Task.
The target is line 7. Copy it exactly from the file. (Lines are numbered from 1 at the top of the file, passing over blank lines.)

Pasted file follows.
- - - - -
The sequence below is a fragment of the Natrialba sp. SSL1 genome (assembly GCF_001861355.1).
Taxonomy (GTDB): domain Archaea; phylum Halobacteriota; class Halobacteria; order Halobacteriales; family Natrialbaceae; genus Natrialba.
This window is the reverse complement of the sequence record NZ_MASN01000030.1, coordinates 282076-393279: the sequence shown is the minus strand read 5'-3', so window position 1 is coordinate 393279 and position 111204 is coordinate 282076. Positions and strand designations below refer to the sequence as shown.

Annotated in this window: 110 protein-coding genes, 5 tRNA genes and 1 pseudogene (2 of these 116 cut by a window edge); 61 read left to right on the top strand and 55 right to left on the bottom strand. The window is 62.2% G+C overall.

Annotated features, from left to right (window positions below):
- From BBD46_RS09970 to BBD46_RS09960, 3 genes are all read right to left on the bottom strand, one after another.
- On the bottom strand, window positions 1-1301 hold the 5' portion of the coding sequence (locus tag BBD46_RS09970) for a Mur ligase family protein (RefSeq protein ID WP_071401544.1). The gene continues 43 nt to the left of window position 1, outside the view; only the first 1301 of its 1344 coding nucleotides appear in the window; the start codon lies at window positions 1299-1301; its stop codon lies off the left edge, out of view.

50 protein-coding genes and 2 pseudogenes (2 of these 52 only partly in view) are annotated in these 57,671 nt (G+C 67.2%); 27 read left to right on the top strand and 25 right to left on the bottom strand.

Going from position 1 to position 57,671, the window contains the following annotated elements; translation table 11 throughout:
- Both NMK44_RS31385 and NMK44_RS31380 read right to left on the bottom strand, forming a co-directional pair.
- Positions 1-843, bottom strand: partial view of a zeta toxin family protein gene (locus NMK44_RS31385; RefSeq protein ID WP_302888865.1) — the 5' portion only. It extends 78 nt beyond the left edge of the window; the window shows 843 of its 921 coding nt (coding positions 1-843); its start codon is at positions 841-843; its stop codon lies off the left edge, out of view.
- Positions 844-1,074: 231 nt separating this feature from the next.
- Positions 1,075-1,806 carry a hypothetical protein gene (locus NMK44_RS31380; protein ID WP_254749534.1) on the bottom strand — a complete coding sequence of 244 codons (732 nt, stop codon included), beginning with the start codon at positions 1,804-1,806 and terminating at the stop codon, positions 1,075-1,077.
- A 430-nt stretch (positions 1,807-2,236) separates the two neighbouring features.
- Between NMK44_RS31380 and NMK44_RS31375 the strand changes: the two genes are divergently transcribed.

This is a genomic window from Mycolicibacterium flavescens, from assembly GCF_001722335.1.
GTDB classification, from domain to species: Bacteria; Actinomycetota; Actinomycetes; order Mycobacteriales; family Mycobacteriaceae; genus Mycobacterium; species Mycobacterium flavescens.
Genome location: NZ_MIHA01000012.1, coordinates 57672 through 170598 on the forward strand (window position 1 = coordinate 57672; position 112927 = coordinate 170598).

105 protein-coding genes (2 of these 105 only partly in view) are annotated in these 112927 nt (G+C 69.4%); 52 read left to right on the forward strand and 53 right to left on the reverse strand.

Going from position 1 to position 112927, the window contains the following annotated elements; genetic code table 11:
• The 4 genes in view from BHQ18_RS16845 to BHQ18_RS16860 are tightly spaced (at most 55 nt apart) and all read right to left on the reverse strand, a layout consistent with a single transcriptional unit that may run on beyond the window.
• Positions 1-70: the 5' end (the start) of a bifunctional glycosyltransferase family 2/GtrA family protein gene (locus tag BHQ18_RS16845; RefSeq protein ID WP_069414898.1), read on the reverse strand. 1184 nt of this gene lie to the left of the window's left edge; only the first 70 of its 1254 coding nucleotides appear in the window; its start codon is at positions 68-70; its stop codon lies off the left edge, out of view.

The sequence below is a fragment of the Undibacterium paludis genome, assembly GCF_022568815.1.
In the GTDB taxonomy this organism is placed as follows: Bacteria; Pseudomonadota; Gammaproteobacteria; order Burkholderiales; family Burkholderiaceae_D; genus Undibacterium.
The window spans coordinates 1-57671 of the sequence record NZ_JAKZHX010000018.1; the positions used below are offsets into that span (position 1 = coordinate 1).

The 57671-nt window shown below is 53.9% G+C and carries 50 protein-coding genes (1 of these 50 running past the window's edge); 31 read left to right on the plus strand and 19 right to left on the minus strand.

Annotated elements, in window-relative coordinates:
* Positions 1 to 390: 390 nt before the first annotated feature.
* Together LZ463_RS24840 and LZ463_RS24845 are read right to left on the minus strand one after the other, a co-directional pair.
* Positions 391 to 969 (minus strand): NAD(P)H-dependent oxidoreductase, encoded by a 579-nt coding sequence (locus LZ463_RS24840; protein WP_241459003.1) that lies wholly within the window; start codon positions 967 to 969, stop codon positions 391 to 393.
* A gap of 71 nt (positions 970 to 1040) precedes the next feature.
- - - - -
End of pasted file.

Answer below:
- On the bottom strand, window positions 1-1301 hold the 5' portion of the coding sequence (locus tag BBD46_RS09970) for a Mur ligase family protein (RefSeq protein ID WP_071401544.1). The gene continues 43 nt to the left of window position 1, outside the view; only the first 1301 of its 1344 coding nucleotides appear in the window; the start codon lies at window positions 1299-1301; its stop codon lies off the left edge, out of view.